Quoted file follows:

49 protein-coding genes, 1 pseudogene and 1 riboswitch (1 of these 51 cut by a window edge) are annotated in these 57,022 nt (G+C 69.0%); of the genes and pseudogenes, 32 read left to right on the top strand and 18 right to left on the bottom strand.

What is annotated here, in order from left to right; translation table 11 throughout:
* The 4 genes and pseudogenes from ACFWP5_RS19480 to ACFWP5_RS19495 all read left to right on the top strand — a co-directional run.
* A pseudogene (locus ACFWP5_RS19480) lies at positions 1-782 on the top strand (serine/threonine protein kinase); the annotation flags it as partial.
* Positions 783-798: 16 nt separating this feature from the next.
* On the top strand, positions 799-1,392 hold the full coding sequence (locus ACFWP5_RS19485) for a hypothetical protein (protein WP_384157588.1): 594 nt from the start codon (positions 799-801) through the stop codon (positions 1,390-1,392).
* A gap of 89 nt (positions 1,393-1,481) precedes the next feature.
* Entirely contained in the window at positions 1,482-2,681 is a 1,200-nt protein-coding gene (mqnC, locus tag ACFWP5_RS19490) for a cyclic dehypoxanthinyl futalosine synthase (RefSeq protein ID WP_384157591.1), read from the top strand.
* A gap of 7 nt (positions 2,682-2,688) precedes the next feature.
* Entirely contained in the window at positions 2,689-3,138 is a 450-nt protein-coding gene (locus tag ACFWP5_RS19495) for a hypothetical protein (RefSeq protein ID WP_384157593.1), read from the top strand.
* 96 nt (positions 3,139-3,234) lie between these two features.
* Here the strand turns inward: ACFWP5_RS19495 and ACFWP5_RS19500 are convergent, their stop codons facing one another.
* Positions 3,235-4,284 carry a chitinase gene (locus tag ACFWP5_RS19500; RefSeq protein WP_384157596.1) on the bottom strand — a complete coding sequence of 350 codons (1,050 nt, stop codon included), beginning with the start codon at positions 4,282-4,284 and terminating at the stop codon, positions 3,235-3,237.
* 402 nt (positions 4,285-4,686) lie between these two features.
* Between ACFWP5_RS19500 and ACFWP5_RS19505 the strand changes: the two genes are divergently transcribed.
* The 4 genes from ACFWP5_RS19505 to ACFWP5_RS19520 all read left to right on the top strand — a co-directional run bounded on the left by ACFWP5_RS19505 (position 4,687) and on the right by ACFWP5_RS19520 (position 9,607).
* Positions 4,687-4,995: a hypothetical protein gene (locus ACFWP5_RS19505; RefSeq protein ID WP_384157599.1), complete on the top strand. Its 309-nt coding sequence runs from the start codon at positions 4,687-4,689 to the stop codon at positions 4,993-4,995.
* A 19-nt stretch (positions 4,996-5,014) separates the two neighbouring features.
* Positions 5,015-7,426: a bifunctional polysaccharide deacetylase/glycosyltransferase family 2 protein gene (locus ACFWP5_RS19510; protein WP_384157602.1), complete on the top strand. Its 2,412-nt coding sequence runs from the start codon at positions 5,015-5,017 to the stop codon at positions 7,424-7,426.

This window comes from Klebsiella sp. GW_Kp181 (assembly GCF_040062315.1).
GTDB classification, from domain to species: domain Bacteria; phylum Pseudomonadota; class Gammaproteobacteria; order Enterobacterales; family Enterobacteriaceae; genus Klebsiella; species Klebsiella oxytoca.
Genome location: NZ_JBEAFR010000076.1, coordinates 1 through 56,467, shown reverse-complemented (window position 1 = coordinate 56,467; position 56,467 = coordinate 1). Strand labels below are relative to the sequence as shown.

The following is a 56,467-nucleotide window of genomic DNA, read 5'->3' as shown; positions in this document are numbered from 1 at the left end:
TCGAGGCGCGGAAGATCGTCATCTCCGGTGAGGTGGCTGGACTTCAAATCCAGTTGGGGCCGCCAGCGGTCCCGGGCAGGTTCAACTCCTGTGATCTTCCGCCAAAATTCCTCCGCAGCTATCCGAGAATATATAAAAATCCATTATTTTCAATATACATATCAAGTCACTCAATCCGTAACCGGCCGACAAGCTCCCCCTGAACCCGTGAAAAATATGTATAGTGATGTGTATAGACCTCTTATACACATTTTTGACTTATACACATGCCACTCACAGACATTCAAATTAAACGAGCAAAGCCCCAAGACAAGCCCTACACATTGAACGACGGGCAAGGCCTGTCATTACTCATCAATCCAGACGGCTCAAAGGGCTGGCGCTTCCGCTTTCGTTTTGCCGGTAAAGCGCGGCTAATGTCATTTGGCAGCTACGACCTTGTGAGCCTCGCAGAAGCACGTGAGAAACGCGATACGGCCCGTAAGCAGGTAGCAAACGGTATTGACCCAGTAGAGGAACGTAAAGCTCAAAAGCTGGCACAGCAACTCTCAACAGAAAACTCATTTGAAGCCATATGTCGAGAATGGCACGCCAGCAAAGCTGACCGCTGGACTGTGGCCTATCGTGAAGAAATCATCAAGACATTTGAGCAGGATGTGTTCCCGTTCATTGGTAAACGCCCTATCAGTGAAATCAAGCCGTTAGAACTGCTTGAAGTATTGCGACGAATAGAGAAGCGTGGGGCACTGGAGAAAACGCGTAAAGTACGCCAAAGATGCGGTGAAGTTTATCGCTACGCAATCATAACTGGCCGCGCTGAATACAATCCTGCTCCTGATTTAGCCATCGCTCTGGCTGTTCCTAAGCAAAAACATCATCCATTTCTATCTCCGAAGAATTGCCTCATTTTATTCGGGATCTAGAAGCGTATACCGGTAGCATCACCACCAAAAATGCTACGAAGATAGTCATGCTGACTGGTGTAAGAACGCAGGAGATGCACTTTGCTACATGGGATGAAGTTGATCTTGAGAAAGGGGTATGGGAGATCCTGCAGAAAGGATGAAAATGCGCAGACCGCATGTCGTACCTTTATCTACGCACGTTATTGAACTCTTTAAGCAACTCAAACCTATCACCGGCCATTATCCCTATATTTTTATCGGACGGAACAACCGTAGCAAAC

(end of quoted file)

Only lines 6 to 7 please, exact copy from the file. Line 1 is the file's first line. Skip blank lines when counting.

* On the top strand, positions 799-1,392 hold the full coding sequence (locus ACFWP5_RS19485) for a hypothetical protein (protein WP_384157588.1): 594 nt from the start codon (positions 799-801) through the stop codon (positions 1,390-1,392).
* A gap of 89 nt (positions 1,393-1,481) precedes the next feature.